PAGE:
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The Enigma of India

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  • Kaushik Basu

Abstract

India's high growth over the last fifteen years has inspired several recent books and papers to examine the growth's source and sustainability--the two-volume study by Arvind Virmani being a case in point. This paper evaluates these recent works. It is argued that the cause of the take-off does not fit into any easy ideological category as suggested by Virmani. The current high growth has been achieved in several steps, with distinct factors of propulsion behind each step. There is reason to expect the growth to be sustainable, although destabilizing political tensions will arise from the increasing inequality. The paper also evaluates how India's growth relates to the global economy.

Suggested Citation

  • Kaushik Basu, 2008. "The Enigma of India," Journal of Economic Literature, American Economic Association, vol. 46(2), pages 396-406, June.
  • Handle: RePEc:aea:jeclit:v:46:y:2008:i:2:p:396-406
    Note: DOI: 10.1257/jel.46.2.396
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    References listed on IDEAS

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    1. Kaushik Basu & Annemie Maertens, 2007. "The pattern and causes of economic growth in India," Oxford Review of Economic Policy, Oxford University Press, vol. 23(2), pages 143-167, Summer.
    2. anonymous, 1999. "Western economic developments," Western economic developments, Federal Reserve Bank of San Francisco, issue Jun.
    3. Gaurav Datt & Martin Ravallion, 2002. "Is India's Economic Growth Leaving the Poor Behind?," Journal of Economic Perspectives, American Economic Association, vol. 16(3), pages 89-108, Summer.
    4. AfDB AfDB, . "African Development Report 1999," African Development Report, African Development Bank, number 16 edited by Adeleke Oluwole Salami, July-Dece.
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    6. Stephen Knack & Philip Keefer, 1997. "Does Social Capital Have an Economic Payoff? A Cross-Country Investigation," The Quarterly Journal of Economics, Oxford University Press, vol. 112(4), pages 1251-1288.
    7. Timothy Besley & Robin Burgess, 2004. "Can Labor Regulation Hinder Economic Performance? Evidence from India," The Quarterly Journal of Economics, Oxford University Press, vol. 119(1), pages 91-134.
    8. Buiter, Willem H. & Patel, Urjit R., 1992. "Debt, deficits, and inflation: An application to the public finances of India," Journal of Public Economics, Elsevier, vol. 47(2), pages 171-205, March.
    9. Abhijit Banerjee & Thomas Piketty, 2005. "Top Indian Incomes, 1922-2000," World Bank Economic Review, World Bank Group, vol. 19(1), pages 1-20.
    10. Hoff, Karla & Sen, Arijit, 2005. "The kin system as a poverty trap?," Policy Research Working Paper Series 3575, The World Bank.
    11. anonymous, 1999. "Western economic developments," Western economic developments, Federal Reserve Bank of San Francisco, issue Jan.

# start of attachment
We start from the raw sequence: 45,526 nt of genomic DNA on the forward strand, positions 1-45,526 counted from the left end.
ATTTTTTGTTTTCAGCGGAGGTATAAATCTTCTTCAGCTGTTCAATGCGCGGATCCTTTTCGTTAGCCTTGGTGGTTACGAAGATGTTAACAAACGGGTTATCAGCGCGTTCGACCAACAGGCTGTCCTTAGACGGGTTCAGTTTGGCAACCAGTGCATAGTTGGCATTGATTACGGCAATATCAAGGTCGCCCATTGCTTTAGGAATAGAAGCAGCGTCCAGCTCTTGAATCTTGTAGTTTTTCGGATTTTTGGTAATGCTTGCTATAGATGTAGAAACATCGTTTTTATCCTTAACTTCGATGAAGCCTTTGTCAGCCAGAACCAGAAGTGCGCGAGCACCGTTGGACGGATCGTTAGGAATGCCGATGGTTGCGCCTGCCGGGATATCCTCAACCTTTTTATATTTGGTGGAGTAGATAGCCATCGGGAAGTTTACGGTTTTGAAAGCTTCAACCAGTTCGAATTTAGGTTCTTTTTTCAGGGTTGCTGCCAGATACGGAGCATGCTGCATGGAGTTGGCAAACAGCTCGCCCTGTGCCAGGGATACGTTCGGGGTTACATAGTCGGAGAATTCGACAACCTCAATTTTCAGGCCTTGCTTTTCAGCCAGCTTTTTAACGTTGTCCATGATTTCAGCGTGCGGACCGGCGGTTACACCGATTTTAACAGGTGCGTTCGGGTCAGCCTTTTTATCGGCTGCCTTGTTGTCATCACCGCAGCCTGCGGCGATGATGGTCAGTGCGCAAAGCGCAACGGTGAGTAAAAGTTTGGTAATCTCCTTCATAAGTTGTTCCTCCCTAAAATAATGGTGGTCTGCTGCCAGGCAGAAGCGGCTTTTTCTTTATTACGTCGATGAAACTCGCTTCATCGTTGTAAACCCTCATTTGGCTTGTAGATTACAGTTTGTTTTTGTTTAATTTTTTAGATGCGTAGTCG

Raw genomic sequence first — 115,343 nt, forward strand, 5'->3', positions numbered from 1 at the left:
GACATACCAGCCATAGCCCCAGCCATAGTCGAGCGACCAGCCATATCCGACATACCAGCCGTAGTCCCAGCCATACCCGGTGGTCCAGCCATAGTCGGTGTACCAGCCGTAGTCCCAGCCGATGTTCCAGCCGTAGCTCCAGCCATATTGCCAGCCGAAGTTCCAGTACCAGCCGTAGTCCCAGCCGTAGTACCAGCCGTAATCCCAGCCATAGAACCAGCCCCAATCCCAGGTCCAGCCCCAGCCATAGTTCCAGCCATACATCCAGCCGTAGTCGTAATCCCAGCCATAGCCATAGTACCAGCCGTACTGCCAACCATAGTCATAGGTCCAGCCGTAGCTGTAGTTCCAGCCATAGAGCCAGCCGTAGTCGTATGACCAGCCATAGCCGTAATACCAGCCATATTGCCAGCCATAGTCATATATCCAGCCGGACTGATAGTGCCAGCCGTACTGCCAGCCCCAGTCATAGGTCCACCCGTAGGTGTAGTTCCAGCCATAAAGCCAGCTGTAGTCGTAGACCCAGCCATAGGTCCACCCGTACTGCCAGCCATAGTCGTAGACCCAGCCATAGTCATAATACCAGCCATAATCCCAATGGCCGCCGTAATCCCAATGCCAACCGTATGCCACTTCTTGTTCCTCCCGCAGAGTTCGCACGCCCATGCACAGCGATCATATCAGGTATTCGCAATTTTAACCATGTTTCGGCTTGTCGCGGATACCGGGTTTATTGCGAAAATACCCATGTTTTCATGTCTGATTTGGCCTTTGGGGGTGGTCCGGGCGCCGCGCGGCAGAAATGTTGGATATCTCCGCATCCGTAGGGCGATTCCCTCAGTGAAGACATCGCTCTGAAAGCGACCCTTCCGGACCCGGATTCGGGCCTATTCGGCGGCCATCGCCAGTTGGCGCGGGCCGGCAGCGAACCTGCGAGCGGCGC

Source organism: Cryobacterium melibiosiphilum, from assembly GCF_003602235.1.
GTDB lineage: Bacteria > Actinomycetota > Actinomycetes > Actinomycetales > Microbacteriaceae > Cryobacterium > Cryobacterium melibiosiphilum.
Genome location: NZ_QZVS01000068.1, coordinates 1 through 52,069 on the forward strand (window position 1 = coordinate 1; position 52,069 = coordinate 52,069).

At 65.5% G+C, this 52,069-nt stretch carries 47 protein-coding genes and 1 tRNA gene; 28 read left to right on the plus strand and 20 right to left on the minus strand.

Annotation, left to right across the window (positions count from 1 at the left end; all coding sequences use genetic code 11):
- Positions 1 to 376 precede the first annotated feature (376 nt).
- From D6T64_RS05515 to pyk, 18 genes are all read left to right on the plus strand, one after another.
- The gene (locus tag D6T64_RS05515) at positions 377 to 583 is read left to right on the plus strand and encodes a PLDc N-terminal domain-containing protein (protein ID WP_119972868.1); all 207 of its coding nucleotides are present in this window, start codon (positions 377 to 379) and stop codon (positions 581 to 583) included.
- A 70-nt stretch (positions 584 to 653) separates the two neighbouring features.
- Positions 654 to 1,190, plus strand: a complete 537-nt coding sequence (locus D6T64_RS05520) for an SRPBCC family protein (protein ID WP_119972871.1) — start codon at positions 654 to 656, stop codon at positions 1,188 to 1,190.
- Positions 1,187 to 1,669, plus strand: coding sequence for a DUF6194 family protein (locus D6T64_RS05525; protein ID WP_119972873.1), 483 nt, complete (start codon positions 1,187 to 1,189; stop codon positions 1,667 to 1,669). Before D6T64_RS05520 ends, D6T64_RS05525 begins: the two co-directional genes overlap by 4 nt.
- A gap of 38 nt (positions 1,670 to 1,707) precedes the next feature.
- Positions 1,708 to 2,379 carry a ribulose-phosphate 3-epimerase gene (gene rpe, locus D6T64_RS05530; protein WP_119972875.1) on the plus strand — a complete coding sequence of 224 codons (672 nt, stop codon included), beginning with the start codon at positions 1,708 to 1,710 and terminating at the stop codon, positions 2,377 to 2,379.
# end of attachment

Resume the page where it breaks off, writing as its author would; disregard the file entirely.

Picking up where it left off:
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    13. Angus Deaton & Jean Dreze, 2002. "Poverty and Inequality in India: A Re-Examination," Working Papers 184, Princeton University, Woodrow Wilson School of Public and International Affairs, Research Program in Development Studies..
    14. Phillip Arestis & Michelle Baddeley & John S.L. McCombie (ed.), 2007. "Economic Growth," Books, Edward Elgar Publishing, number 3958.
    15. anonymous, 1999. "Western economic developments," Western economic developments, Federal Reserve Bank of San Francisco, issue Nov.
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    17. Montek S. Ahluwalia, 2002. "Economic Reforms in India Since 1991: Has Gradualism Worked?," Journal of Economic Perspectives, American Economic Association, vol. 16(3), pages 67-88, Summer.
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    19. Dani Rodrik & Arvind Subramanian, 2004. "Why India Can Grow At 7 Percent a Year or More; Projections and Reflections," IMF Working Papers 04/118, International Monetary Fund.
    20. anonymous, 1999. "Western economic developments," Western economic developments, Federal Reserve Bank of San Francisco, issue May.
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    Cited by:

    1. Karl Hwang, 2010. "Measuring Geopolitical Power in India: A Review of the National Security Index (NSI)," GIGA Working Paper Series 136, GIGA German Institute of Global and Area Studies.

    More about this item

    JEL classification:

    • F02 - International Economics - - General - - - International Economic Order and Integration
    • O11 - Economic Development, Innovation, Technological Change, and Growth - - Economic Development - - - Macroeconomic Analyses of Economic Development
    • O17 - Economic Development, Innovation, Technological Change, and Growth - - Economic Development - - - Formal and Informal Sectors; Shadow Economy; Institutional Arrangements
    • O47 - Economic Development, Innovation, Technological Change, and Growth - - Economic Growth and Aggregate Productivity - - - Empirical Studies of Economic Growth; Aggregate Productivity; Cross-Country Output Convergence
    • O53 - Economic Development, Innovation, Technological Change, and Growth - - Economywide Country Studies - - - Asia including Middle East
    • Q01 - Agricultural and Natural Resource Economics; Environmental and Ecological Economics - - General - - - Sustainable Development

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